Category: Certain Songs

Certain Songs #1393: Buzzcocks – “Everybody’s Happy Nowadays”

Album: Singles Going Steady
Year: 1979

Figured that in the wake of Pete Shelley’s sudden and saddening death, I might write about a couple more of his Buzzcocks songs in the next couple of days. And then a couple of his solo songs when I get there (as I was going to do anyways), so here’s yet another highlight from Singles Going Steady, the mold-breaking “Everybody’s Happy Nowadays.”

One of the things that struck me about the Buzzcocks was that their albums were more experimental than their singles, and so I never loved the artsier first two albums Another Music in a Different Kitchen and Love Bites as I did Singles Going Steady or even A Different Kind of Tension, which is where I think they found the balance between punk pop and punk art.


Certain Songs #1392: Old 97’s – “The One”

Album: Blame it on Gravity
Year: 2008

Then Rhett Miller started making solo albums. Which made sense: he’s always been prolific as hell, and he wanted to make music outside of the established sound / groove of the Old 97’s.

And so starting with 2002’s The Instigator, Miller has spent his time alternating solo albums with Old 97’s albums , and in fact he has just released his most recent solo album and an Old 97’s Christmas album (neither of which I’ve heard as of this writing), so as far as his fans go, he’s never disappeared.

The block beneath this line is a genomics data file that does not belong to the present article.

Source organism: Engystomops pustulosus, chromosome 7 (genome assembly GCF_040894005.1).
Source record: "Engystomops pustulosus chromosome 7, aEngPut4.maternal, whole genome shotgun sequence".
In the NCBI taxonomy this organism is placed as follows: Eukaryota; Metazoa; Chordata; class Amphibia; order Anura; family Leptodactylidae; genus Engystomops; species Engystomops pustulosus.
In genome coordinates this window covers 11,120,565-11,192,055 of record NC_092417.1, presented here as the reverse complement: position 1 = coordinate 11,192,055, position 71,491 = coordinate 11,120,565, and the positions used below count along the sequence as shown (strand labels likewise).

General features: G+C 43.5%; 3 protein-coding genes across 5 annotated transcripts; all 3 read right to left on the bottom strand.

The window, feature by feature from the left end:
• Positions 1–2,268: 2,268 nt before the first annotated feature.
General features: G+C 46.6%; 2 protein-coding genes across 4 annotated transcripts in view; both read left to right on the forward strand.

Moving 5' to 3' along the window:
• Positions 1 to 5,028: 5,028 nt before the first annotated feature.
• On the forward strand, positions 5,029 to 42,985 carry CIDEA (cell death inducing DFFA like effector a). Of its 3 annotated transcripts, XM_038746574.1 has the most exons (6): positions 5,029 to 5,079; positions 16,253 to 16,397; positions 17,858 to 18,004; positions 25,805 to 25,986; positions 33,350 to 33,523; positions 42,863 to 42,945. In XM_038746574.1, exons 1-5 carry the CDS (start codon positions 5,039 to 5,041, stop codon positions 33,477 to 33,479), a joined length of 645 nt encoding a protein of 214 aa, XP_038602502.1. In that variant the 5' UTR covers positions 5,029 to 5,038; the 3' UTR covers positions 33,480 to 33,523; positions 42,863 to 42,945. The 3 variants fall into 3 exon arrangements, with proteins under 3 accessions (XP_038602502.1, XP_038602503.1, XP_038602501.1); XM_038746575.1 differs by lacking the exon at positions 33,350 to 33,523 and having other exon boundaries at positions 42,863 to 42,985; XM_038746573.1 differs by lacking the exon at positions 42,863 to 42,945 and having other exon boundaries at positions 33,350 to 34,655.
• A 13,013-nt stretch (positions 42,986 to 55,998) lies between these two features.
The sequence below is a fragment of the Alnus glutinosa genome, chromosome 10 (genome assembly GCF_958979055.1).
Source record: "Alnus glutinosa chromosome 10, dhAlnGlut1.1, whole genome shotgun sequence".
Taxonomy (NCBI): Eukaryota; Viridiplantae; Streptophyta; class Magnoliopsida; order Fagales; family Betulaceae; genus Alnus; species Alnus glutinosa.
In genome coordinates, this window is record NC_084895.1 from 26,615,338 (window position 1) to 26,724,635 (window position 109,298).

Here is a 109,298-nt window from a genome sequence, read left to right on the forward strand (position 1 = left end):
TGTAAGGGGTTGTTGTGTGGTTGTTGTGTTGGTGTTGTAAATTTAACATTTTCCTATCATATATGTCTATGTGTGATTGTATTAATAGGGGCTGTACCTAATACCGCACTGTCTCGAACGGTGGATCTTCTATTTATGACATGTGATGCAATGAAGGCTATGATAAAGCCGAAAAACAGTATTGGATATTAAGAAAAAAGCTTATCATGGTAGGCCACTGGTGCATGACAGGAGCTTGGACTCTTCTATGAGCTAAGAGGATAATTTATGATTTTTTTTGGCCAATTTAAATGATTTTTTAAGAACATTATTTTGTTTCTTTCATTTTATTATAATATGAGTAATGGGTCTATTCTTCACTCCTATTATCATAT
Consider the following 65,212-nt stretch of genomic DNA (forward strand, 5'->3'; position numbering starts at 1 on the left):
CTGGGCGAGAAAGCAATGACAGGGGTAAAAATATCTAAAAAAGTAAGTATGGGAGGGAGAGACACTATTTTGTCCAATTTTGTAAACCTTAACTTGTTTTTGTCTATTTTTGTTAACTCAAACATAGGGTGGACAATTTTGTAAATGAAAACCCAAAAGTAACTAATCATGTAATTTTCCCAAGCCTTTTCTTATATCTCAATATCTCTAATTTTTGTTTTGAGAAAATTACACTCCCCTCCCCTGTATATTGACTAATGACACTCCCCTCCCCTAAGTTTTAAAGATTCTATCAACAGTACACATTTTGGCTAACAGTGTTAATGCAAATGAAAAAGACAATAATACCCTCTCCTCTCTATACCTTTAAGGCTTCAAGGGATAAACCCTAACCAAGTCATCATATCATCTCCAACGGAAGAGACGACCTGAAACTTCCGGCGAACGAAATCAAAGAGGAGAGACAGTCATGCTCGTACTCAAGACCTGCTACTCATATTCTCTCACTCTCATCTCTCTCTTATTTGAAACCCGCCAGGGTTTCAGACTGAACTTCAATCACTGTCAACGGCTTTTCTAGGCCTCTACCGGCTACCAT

Certain Songs #1391: Old 97’s – “Singular Girl”

Album: Satellite Rides (Bonus Disc)
Album: 2001

“I didn’t know you were up to the Old 97s,” a visibly delighted Rox said when she read the post for “Timebomb.” And despite the fact that the stars have never aligned for us to see them in concert — and they just played in L.A. a couple of nights ago, but we had a long-planned party that night — they’re probably one of her favorite artists, so she was interested in what other songs I was writing about.

So, obviously she was fine with things like “Barrier Reef” and “Murder (Or a Heart Attack),” she was dismayed that I was skipping “Oppenheimer” — just missed the cut — and I had planned not to write about “Singular Girl,” until I got to the version on Rhett Miller’s solo album. “But it’s got one of the greatest lines ever,” she pointed out, and as we both repeated that line at the same time, I realized that I needed to write about it after all.


Certain Songs #1390: Old 97’s – “Question”

Album: Satellite Rides
Year: 2001

And now we come to what is unquestionably my favorite Old 97’s song. Which is ironic on several levels, the most immediate one being that it’s just Rhett Miller all by his lonesome on an acoustic guitar. So I guess that it’s more like my favorite Rhett Miller song, which just adds to the irony in that Rhett remade it on his second solo album, 2006’s The Believer, but with a more full arrangement — keyboards and strings — and it doesn’t work nearly as well.

But man does it work on “Satellite Rides,” not only sticking out like a sore thumb in between the full-tilt rockers, but also in tone: there’s no distance from Rhett Miller and the simple proposal story he’s telling.


Certain Songs #1389: Old 97’s – “What I Wouldn’t Do”

Album: Satellite Rides
Year: 2001

The thing about Satellite Rides was that it was almost an embarrassment of riches. Nearly every single song was a winner, from the power chord opener “King of All The World,” and running winners like “Rollerskate Skinny” and “Designs on You.”

Hell, even the outtakes were lit: the bonus-CD only “Singular Girl” is as good as anything on the record. And smack damn in the middle were a pair of songs that pretty much made the record for me — tomorrow’s subject, “Question” and the insanely hooky “What I Wouldn’t Do.”